Wednesday, May 19, 2010

Common Thread

I have looked carefully over the lives of God's saints in the Bible. I cannot find one of whose history much is told us from Genesis to Revelation who is not a man of prayer. I find it mentioned as a characteristic of the godly, that they call on the Father and that they call on the name of the Lord Jesus. I find it recorded as a characteristic of the wicked that they do not call upon the Lord. I have read the lives of many eminent Christians that have been on earth since Bible days. Some of them, I see, were rich, some poor; some were learned, some unlearned; some of them were Episcopalians, some Presbyterians, some Baptists, some Independents, some were Calvinists and some Arminians, some have loved to use liturgy and some have loved to use none. But one thing I see they all had in common; they have all been men of prayer. I have studied the reports of missionary societies in our own times. I see with what joy the heathen men and women are receiving the gospel in various parts of the globe. There are conversions in Africa, New Zealand, in India and South America. The people converted are naturally unlike one another in every respect, but one striking thing I observed at all missionary stations, the converted people always pray.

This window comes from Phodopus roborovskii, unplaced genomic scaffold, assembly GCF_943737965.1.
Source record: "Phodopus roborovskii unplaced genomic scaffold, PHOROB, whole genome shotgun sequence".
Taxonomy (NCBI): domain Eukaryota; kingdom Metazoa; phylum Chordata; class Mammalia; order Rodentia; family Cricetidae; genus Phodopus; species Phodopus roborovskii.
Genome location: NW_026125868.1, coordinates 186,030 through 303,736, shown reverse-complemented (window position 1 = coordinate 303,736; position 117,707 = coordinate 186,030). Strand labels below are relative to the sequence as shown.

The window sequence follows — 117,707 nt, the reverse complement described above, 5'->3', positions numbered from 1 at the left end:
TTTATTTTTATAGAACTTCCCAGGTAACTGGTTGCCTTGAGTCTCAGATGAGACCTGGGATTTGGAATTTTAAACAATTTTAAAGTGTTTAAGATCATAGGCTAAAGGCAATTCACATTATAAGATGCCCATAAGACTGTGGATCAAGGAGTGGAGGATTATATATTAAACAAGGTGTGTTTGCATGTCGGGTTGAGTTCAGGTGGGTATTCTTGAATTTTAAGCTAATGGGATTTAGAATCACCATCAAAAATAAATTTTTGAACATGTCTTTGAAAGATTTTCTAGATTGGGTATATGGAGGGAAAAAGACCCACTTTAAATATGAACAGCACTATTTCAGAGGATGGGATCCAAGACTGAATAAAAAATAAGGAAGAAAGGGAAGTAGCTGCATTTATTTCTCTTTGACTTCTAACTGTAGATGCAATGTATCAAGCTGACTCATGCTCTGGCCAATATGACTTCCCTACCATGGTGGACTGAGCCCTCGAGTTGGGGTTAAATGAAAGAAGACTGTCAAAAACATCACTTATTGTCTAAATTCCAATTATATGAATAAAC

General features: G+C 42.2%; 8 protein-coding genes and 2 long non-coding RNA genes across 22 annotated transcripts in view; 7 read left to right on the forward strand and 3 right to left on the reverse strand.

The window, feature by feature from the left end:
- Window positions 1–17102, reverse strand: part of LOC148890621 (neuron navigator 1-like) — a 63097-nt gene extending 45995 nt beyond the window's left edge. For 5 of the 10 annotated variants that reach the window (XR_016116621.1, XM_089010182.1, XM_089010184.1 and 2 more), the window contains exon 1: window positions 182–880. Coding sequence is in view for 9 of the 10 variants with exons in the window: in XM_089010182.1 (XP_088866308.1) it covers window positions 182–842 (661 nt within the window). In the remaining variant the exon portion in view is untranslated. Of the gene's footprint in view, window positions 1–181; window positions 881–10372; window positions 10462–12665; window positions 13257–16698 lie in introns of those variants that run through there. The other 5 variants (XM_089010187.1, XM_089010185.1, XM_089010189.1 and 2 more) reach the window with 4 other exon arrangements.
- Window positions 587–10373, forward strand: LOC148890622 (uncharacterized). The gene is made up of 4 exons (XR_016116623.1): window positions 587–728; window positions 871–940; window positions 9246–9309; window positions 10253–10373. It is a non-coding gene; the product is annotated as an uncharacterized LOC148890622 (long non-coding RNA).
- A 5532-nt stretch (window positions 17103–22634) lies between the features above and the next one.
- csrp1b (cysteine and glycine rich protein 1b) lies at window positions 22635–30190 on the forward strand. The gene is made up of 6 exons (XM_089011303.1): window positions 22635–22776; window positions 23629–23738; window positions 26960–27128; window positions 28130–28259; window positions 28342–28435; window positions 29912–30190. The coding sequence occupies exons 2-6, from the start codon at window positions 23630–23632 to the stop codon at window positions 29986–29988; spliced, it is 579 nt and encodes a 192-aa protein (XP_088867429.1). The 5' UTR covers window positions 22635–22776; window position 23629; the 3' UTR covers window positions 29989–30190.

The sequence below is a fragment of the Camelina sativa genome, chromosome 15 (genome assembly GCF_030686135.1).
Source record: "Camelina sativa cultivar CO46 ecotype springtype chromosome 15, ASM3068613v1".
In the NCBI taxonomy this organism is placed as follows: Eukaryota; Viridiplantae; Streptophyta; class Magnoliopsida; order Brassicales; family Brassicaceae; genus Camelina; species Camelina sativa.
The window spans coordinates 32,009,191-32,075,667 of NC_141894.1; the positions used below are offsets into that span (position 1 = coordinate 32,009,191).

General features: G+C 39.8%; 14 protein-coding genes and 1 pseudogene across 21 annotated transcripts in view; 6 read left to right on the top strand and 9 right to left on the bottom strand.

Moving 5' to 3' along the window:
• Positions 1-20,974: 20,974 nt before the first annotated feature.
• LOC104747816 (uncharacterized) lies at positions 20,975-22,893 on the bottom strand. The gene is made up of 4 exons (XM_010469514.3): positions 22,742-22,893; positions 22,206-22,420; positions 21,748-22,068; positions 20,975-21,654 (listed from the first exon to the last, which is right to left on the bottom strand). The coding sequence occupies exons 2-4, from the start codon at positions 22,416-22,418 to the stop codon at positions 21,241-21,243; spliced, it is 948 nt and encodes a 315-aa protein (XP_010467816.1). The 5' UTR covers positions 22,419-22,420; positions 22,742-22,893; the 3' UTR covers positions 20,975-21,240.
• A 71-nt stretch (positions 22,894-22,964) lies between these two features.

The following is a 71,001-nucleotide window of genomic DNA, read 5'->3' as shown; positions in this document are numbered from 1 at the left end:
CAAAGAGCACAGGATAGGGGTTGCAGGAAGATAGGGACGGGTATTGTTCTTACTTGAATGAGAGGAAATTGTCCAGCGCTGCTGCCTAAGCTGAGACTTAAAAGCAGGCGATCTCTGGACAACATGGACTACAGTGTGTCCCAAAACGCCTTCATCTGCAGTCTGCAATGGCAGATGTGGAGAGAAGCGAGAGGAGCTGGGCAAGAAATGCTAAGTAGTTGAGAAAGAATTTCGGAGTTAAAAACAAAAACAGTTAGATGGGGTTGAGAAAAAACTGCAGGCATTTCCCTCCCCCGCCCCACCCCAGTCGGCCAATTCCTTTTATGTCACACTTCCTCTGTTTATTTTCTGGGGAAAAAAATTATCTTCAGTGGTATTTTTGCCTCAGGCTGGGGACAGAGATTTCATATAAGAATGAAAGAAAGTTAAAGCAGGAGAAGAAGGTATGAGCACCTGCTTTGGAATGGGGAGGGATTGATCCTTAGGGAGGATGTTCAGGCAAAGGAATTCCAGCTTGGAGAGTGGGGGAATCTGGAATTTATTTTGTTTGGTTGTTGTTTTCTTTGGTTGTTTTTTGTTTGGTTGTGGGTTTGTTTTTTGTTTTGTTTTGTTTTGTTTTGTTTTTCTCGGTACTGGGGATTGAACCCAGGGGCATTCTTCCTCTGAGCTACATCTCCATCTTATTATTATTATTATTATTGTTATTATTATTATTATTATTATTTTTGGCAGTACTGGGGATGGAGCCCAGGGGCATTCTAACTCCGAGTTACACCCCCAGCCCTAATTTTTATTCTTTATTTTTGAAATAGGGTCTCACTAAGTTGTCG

I do not deny that a man may pray without heart and without sincerity. I do not for a moment pretend to say that the mere fact that a person is praying proves he is a child of God. As in every other part of religion, so also in this, there is plenty of deception and hypocrisy. But this I do say, that not praying is a clear proof that a man is not yet a true Christian. He cannot really feel his sins, he cannot love God, he cannot feel himself a debtor to Christ, he cannot long after holiness, he cannot desire heaven. He has yet to be born again, he has yet to be made a new creature, he may boast confidently of election, grace, hope and knowledge and deceive ignorant people, but you may rest assured it is all vain talk if he does not pray.
J.C. Ryle (10 May 1816 - 10 June 1900)
Practical Religion, pg 58

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